Thursday 19 January 2017

Women have come a long way since '70s, but the job's not done

Niamh Gallagher

Published 11/10/2015 | 02:30

Feminist group Sisters Uncut staged a protest against cuts to domestic violence services at the premiere of Suffragette
Feminist group Sisters Uncut staged a protest against cuts to domestic violence services at the premiere of Suffragette

'Suffragette' the movie will hit cinemas across Ireland on Monday. In it, an all-star line-up of actresses including Meryl Streep, Helena Bonham Carter and Carey Mulligan represent the struggles of Emmeline Pankhurst, Emily Davison and others - so many others - whose fight in the early 1900s for 'votes for women' finally led to the extension of the franchise to female voters.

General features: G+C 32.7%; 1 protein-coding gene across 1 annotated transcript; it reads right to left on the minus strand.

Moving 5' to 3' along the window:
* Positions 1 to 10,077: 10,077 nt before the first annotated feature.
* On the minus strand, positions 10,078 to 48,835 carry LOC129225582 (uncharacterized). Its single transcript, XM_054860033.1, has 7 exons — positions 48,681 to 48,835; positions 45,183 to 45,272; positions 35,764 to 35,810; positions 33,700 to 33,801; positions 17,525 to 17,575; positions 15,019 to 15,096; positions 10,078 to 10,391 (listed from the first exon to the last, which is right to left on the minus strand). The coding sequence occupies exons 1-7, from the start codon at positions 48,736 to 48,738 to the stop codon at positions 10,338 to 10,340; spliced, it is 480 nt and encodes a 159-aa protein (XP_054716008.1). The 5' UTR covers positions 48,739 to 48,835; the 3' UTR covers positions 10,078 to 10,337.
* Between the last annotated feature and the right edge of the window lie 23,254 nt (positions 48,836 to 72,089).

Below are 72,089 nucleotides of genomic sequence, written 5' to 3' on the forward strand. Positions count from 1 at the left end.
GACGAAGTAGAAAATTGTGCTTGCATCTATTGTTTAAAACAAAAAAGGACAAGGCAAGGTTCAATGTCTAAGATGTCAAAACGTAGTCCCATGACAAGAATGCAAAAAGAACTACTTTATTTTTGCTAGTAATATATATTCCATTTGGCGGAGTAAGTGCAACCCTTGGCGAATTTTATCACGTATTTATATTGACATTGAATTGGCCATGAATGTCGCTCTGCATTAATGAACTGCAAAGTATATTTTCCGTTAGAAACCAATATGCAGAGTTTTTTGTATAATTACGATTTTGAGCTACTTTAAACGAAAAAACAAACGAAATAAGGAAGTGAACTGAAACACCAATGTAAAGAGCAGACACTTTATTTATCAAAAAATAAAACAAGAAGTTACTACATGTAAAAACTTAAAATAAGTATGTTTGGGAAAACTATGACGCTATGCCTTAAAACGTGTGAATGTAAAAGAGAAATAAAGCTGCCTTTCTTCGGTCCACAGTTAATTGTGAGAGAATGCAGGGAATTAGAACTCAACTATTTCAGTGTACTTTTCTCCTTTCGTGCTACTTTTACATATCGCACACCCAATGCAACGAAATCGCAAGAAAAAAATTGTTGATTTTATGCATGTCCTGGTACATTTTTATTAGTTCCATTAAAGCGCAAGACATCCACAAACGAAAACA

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The movie centres on the life of Maud Watts, a fictional character who, after years working in a laundry, joins the struggle for women's suffrage. Maud's story is not glamorous but a real one, full of risk, pain and fear as she puts her determination to achieve women's voting rights ahead of the more personal concerns of family and work.

The movie comes at a time when it seems women are blasting ahead in business, politics, you name it.

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